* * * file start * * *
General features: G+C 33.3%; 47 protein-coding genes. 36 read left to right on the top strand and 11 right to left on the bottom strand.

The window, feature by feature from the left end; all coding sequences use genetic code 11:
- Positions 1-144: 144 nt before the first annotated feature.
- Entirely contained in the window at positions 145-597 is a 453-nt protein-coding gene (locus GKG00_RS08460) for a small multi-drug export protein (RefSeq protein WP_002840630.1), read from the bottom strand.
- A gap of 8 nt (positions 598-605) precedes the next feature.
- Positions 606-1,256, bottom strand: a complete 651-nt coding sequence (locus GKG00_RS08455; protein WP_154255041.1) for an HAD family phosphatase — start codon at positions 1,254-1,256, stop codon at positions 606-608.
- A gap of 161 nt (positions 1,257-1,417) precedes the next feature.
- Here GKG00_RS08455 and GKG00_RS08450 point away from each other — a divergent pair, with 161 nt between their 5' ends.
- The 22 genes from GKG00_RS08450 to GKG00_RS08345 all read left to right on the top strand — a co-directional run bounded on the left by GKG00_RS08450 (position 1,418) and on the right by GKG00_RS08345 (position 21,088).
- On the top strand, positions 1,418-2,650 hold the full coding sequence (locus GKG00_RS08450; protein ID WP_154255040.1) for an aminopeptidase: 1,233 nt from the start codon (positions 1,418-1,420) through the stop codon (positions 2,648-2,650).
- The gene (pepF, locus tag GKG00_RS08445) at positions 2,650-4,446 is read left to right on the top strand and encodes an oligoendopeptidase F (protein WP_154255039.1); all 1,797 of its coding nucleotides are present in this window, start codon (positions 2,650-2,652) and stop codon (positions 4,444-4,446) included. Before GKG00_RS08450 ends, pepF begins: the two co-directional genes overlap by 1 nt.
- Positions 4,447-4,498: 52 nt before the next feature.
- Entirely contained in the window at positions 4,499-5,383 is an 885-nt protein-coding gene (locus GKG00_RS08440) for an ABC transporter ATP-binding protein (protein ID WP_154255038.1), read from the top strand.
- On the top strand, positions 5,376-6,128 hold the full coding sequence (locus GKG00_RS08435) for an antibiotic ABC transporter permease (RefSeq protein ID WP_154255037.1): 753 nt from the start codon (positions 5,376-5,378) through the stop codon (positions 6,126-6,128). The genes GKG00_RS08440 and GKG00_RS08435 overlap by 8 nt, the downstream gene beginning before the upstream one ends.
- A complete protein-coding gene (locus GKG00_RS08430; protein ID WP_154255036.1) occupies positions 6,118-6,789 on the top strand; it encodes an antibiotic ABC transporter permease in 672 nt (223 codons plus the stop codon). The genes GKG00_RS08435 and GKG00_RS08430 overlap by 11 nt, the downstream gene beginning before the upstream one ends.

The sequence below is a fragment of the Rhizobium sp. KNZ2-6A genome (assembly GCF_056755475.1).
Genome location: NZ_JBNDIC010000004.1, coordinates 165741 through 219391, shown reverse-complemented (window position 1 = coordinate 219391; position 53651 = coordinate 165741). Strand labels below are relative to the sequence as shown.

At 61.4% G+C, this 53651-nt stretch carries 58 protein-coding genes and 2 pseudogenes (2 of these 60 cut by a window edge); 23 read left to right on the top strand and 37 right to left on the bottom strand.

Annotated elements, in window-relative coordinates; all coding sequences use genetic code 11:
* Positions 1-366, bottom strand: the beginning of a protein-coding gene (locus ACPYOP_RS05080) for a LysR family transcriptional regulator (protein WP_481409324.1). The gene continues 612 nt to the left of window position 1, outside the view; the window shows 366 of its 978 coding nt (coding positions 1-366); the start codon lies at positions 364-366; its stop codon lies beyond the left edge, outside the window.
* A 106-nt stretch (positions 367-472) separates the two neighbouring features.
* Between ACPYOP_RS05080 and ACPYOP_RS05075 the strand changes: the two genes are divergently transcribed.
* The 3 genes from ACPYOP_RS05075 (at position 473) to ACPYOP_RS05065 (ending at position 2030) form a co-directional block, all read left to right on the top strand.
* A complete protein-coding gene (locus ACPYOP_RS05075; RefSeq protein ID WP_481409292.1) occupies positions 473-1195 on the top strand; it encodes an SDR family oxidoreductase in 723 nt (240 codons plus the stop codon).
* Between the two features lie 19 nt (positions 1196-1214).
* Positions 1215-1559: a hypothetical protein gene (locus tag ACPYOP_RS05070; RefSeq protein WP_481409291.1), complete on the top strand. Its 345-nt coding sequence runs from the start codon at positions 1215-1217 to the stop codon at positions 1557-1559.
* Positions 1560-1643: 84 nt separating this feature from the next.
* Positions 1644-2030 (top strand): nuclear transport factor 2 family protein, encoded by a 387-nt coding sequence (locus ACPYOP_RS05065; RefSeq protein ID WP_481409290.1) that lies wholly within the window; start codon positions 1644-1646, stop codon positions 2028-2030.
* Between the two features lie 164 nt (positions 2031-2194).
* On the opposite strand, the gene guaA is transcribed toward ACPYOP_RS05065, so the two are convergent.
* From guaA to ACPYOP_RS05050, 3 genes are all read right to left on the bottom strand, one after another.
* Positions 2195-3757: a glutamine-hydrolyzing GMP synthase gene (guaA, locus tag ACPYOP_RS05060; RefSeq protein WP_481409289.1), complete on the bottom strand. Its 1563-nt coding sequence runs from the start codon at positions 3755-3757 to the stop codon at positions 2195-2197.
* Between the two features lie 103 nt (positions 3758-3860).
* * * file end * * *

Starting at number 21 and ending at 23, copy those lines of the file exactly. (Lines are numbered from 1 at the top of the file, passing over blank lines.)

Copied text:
* A 106-nt stretch (positions 367-472) separates the two neighbouring features.
* Between ACPYOP_RS05080 and ACPYOP_RS05075 the strand changes: the two genes are divergently transcribed.
* The 3 genes from ACPYOP_RS05075 (at position 473) to ACPYOP_RS05065 (ending at position 2030) form a co-directional block, all read left to right on the top strand.